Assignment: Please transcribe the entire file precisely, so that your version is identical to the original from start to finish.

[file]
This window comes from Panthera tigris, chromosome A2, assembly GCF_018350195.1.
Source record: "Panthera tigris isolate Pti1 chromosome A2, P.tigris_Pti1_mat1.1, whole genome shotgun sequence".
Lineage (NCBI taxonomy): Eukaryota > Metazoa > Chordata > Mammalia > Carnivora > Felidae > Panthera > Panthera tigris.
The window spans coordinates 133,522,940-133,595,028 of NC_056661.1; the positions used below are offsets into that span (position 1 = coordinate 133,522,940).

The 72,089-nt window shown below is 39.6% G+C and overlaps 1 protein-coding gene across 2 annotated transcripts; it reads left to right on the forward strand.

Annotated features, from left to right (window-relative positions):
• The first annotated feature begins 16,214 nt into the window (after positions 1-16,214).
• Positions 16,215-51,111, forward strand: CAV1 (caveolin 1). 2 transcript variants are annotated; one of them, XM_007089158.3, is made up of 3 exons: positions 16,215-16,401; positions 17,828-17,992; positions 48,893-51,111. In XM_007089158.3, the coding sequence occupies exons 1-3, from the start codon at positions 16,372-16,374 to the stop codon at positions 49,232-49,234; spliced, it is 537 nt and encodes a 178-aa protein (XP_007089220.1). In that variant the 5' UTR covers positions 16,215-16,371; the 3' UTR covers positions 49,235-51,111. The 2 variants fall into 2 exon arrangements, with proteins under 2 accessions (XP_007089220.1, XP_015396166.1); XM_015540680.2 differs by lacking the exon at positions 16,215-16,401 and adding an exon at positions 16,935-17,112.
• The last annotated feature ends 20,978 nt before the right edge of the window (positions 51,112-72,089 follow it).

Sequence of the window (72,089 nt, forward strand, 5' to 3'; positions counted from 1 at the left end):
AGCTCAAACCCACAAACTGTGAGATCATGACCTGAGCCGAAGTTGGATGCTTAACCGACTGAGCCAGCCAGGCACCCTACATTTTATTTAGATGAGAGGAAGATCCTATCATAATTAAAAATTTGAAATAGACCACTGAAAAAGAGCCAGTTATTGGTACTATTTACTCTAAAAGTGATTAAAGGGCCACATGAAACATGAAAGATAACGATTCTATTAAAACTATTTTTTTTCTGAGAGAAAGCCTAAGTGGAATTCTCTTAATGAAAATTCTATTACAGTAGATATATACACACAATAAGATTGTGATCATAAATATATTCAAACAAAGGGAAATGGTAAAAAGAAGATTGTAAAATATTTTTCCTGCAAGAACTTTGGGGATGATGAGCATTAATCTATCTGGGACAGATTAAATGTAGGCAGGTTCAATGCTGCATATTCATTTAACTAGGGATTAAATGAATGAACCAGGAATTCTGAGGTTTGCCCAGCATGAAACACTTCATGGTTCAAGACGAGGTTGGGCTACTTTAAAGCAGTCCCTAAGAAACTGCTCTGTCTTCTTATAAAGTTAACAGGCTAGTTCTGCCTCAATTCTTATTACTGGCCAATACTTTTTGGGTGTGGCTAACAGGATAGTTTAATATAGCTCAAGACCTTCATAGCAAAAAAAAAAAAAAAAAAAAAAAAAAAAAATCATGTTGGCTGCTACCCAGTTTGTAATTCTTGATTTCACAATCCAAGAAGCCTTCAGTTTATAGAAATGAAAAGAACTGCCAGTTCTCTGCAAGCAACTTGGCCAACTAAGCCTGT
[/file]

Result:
This window comes from Panthera tigris, chromosome A2, assembly GCF_018350195.1.
Source record: "Panthera tigris isolate Pti1 chromosome A2, P.tigris_Pti1_mat1.1, whole genome shotgun sequence".
Lineage (NCBI taxonomy): Eukaryota > Metazoa > Chordata > Mammalia > Carnivora > Felidae > Panthera > Panthera tigris.
The window spans coordinates 133,522,940-133,595,028 of NC_056661.1; the positions used below are offsets into that span (position 1 = coordinate 133,522,940).

The 72,089-nt window shown below is 39.6% G+C and overlaps 1 protein-coding gene across 2 annotated transcripts; it reads left to right on the forward strand.

Annotated features, from left to right (window-relative positions):
• The first annotated feature begins 16,214 nt into the window (after positions 1-16,214).
• Positions 16,215-51,111, forward strand: CAV1 (caveolin 1). 2 transcript variants are annotated; one of them, XM_007089158.3, is made up of 3 exons: positions 16,215-16,401; positions 17,828-17,992; positions 48,893-51,111. In XM_007089158.3, the coding sequence occupies exons 1-3, from the start codon at positions 16,372-16,374 to the stop codon at positions 49,232-49,234; spliced, it is 537 nt and encodes a 178-aa protein (XP_007089220.1). In that variant the 5' UTR covers positions 16,215-16,371; the 3' UTR covers positions 49,235-51,111. The 2 variants fall into 2 exon arrangements, with proteins under 2 accessions (XP_007089220.1, XP_015396166.1); XM_015540680.2 differs by lacking the exon at positions 16,215-16,401 and adding an exon at positions 16,935-17,112.
• The last annotated feature ends 20,978 nt before the right edge of the window (positions 51,112-72,089 follow it).

Sequence of the window (72,089 nt, forward strand, 5' to 3'; positions counted from 1 at the left end):
AGCTCAAACCCACAAACTGTGAGATCATGACCTGAGCCGAAGTTGGATGCTTAACCGACTGAGCCAGCCAGGCACCCTACATTTTATTTAGATGAGAGGAAGATCCTATCATAATTAAAAATTTGAAATAGACCACTGAAAAAGAGCCAGTTATTGGTACTATTTACTCTAAAAGTGATTAAAGGGCCACATGAAACATGAAAGATAACGATTCTATTAAAACTATTTTTTTTCTGAGAGAAAGCCTAAGTGGAATTCTCTTAATGAAAATTCTATTACAGTAGATATATACACACAATAAGATTGTGATCATAAATATATTCAAACAAAGGGAAATGGTAAAAAGAAGATTGTAAAATATTTTTCCTGCAAGAACTTTGGGGATGATGAGCATTAATCTATCTGGGACAGATTAAATGTAGGCAGGTTCAATGCTGCATATTCATTTAACTAGGGATTAAATGAATGAACCAGGAATTCTGAGGTTTGCCCAGCATGAAACACTTCATGGTTCAAGACGAGGTTGGGCTACTTTAAAGCAGTCCCTAAGAAACTGCTCTGTCTTCTTATAAAGTTAACAGGCTAGTTCTGCCTCAATTCTTATTACTGGCCAATACTTTTTGGGTGTGGCTAACAGGATAGTTTAATATAGCTCAAGACCTTCATAGCAAAAAAAAAAAAAAAAAAAAAAAAAAAAAATCATGTTGGCTGCTACCCAGTTTGTAATTCTTGATTTCACAATCCAAGAAGCCTTCAGTTTATAGAAATGAAAAGAACTGCCAGTTCTCTGCAAGCAACTTGGCCAACTAAGCCTGT